residents of a South Tyneside housing estate will soon be gunning for danger drivers putting lives at risk by flouting the speed limit.
Police are recruiting volunteers to help encourage drivers to respect the 20mph limit on the Fellgate estate in Jarrow.
The move follows repeated complaints about drivers going too fast along Durham Drive, the ring road around the estate.
The new community speedwatch scheme is aiming to teach speeding drivers the importance of sticking to the limit, and it will be local residents wielding the detection equipment.
Neighbourhood beat manager Pc Paul Talbut said: “Durham Drive has had a 20mph speed limit for a number of years now, but every time we have a Police and Community Together (Pact) meeting, a lot of people express concerns about the number of drivers speeding in the area.
“This community speedwatch scheme will see us train members of the public to use speed guns and monitor the speeds people are driving themselves.
It’s a busy estate with about three schools in the area and a community centre that is always busy so it’s very important that people stick to the limit.Pc Paul Talbut
“Anyone caught speeding will be sent a letter the first two times and, on a third occasion, a police officer will hand-deliver the letter.
“If they’re caught again, they could face prosecution.
“This is all about educating drivers about the importance of sticking to the speed limit.
“Hopefully, the warnings will make them realise they need to slow down.
“It’s a busy estate with schools in the area and a community centre that is always busy, so it’s very important that people stick to the limit. Durham Drive is a ring road around the estate and is not designed for high speeds.
“We already have our volunteers, but we’re hoping that local councillors will help raise the funds to buy a dedicated speed gun to be used by the volunteers and kept in the ward.”
Coun Linda Hemmer, a UK Independence Party representative for the Fellgate and Hedworth ward, said: “The Pact meetings are a great place for residents to air their complaints, and this shows that something will come of it.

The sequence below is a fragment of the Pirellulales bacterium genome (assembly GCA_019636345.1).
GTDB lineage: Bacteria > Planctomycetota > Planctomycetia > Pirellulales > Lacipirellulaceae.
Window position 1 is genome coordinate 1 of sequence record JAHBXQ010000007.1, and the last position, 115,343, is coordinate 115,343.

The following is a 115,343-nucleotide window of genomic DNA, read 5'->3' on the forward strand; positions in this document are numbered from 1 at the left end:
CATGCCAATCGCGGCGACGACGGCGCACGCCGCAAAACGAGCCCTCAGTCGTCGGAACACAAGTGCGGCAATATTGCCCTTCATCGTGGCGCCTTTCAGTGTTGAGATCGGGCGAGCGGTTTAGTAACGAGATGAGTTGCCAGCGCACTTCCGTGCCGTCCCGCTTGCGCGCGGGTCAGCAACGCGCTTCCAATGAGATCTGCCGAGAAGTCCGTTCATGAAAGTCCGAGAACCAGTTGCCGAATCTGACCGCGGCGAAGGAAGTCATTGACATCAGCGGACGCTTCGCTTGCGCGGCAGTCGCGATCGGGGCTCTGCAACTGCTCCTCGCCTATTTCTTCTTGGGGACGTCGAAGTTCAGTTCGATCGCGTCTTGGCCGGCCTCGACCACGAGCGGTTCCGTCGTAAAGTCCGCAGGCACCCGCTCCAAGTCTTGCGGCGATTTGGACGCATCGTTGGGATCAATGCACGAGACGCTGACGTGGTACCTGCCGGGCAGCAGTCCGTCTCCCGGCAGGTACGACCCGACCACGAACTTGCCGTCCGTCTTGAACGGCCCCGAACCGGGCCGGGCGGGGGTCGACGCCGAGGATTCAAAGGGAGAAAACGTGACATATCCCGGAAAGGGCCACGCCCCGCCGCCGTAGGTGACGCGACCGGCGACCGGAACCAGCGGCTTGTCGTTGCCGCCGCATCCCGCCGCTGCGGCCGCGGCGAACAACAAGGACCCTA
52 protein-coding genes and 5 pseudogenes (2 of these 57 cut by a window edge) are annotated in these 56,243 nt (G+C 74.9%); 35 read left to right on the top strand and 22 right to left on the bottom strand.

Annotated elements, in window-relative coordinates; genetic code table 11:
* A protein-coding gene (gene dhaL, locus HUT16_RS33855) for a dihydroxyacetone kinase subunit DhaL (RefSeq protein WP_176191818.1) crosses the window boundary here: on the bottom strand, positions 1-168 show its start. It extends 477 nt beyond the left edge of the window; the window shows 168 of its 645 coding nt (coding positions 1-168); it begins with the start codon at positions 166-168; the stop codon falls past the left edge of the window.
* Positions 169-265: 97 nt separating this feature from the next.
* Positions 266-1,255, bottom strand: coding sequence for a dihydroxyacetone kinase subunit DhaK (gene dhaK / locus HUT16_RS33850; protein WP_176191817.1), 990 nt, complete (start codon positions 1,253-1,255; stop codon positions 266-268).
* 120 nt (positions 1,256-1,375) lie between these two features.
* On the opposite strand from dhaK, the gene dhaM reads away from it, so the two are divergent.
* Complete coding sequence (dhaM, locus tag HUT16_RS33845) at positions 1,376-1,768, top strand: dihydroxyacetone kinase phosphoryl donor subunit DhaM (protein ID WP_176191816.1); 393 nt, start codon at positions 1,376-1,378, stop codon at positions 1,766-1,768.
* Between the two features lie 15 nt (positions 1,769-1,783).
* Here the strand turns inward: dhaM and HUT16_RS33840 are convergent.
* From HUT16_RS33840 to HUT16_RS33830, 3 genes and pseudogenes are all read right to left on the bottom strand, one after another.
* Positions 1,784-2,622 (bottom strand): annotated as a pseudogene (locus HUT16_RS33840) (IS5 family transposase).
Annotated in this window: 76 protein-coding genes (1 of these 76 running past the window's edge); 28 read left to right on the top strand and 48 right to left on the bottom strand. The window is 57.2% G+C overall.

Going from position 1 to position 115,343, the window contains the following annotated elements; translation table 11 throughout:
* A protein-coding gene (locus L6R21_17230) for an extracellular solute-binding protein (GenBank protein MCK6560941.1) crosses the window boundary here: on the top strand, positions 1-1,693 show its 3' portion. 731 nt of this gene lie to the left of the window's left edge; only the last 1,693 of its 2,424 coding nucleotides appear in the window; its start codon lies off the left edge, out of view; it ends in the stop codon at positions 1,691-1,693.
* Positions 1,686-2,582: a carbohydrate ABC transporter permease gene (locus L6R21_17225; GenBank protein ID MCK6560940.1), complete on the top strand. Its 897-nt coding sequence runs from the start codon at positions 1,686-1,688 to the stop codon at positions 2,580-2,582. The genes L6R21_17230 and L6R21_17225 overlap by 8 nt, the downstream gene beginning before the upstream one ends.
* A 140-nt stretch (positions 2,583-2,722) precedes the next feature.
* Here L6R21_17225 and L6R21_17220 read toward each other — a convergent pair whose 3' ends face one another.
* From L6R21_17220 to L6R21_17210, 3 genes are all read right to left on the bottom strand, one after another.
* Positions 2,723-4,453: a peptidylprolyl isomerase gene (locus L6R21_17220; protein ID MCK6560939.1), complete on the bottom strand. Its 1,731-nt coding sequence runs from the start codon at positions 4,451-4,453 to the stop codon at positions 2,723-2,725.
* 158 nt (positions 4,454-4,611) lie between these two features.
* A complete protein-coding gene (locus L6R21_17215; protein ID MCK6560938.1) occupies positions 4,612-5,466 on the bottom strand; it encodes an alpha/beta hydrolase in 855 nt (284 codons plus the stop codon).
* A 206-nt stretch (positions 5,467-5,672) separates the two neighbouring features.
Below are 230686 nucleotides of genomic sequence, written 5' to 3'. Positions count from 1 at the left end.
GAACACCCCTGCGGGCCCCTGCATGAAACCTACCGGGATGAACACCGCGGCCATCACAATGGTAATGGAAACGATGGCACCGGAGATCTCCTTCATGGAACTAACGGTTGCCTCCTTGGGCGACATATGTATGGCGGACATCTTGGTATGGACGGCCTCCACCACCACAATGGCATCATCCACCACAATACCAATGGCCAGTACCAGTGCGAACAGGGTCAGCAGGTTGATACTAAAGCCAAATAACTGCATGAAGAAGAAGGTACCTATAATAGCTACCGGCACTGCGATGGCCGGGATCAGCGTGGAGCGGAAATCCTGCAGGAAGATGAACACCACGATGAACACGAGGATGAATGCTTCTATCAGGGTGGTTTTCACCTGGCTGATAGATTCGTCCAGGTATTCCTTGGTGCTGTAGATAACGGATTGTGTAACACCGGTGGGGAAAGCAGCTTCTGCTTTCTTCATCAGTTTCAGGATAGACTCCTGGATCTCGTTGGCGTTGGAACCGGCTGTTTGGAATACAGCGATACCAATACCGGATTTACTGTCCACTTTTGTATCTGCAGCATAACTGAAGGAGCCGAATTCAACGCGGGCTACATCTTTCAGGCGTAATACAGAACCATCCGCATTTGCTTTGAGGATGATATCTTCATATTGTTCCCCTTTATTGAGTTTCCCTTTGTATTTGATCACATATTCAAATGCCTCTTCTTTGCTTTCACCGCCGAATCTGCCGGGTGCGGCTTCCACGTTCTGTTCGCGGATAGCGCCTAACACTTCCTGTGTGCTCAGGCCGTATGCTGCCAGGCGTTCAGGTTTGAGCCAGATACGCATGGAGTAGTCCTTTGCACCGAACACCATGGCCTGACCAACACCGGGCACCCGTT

“Hopefully, if we ask at the next community area forum meeting, we’ll be able to secure the money to buy a speed gun.”
One of the ward’s Labour representatives, Coun Geraldine Kilgour, added: “Any measure to reduce speeding issues is most welcomed. The 20mph limit is there for good reason.
“I hope that those receiving letters will appreciate the service provided by those taking the readings on behalf of our community and heed the message.”
Pioneering initiative a huge success, says police chief
Equipping volunteers with speed guns is a tried and tested way of tackling speeding problems, according to Inspector Don Wade, head of the Jarrow and Hebburn neighbourhood policing team.
Getting local volunteers to use speed guns was first tried by Northumbria Police about three years ago in Rothbury, Northumberland, and it had proved a success, he said.
“The scheme in Rothbury has proved to be hugely successfully in helping identify issues and concerns around speeding,” said Insp Wade.
“The community speedwatch initiative supports Operation Dragoon, the force’s road safety campaign aimed at making the roads safe for everyone, and information gained about those consistently caught driving above the speed limit is passed to the operation team.”
He added: “Following concerns received by residents in Fellgate, a community speedwatch scheme has been implemented. It is about raising awareness and educating motorists around the issues of speeding.
“Volunteers will monitor the speed of motorists on a particular stretch on the estate identified by members of the community.
“The scheme is not intended to act as enforcement. The aim is to encourage motorists to adapt their driving habits so they monitor their speed and drive within the speed limit.
“Information gained by the scheme allows assessments to be made on whether enforcement action is required in an area.
“It is only right that those who are caught by the scheme are warned they have been caught, and had they been caught by a mobile speed camera van or speed camera, they would receive a fine. It is hoped receiving a letter will make them think twice about speeding in the future.”